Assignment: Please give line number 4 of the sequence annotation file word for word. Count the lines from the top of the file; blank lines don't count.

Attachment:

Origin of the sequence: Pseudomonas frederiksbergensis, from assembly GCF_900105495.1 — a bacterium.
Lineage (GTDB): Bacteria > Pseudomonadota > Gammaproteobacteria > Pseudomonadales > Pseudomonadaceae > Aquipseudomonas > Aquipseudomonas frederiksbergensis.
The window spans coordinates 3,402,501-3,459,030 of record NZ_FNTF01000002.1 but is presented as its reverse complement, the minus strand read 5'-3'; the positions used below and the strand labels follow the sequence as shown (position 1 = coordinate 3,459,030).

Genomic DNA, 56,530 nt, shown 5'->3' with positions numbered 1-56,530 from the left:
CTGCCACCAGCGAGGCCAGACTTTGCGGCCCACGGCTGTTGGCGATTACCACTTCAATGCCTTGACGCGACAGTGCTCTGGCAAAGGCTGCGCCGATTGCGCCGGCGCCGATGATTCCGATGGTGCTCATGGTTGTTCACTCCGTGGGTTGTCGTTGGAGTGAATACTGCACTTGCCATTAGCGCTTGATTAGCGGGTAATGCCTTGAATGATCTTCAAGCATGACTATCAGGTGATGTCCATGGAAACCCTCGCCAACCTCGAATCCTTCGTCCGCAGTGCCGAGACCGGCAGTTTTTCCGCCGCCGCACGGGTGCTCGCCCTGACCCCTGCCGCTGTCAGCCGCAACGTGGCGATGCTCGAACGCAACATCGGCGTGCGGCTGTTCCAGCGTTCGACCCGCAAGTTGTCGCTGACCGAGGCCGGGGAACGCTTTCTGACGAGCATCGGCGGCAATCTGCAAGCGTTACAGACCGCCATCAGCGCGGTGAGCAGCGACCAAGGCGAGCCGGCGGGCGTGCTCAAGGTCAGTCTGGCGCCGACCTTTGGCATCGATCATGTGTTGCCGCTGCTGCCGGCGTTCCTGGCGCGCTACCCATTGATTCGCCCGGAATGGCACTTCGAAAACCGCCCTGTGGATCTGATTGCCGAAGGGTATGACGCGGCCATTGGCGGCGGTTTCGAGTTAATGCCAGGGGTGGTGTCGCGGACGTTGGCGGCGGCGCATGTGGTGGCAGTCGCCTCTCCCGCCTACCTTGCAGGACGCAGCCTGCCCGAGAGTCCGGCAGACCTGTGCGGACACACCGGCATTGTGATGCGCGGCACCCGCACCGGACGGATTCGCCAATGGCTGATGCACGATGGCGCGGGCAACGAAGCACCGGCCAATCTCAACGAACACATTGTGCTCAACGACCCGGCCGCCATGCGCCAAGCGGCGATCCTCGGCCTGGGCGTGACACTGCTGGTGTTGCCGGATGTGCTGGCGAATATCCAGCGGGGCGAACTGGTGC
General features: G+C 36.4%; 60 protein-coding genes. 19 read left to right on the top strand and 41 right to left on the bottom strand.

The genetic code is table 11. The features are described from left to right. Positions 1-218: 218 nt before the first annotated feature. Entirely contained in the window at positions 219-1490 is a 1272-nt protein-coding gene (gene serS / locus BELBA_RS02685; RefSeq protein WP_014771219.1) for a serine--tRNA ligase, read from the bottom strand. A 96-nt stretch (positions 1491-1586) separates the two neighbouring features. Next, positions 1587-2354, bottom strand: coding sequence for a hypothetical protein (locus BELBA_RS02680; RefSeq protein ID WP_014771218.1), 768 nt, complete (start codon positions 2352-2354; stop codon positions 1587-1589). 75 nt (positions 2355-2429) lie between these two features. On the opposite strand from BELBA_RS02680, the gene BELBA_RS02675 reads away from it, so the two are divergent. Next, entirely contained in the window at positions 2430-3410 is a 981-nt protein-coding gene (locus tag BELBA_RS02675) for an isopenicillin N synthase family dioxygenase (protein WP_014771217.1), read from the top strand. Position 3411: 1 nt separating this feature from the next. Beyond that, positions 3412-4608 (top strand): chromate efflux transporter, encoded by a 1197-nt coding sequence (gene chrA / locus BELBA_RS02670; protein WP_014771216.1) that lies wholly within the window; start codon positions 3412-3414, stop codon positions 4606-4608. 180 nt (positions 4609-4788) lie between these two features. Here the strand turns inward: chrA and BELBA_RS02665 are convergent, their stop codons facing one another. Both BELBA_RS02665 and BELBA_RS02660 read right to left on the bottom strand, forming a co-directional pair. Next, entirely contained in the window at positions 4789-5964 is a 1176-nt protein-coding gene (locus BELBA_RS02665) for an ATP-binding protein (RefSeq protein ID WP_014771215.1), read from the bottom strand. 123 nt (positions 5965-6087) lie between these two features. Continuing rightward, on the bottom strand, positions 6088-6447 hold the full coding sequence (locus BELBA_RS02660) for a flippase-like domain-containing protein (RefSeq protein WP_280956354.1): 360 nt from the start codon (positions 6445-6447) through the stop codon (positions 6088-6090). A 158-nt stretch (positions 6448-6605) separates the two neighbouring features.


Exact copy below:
Genomic DNA, 56,530 nt, shown 5'->3' with positions numbered 1-56,530 from the left: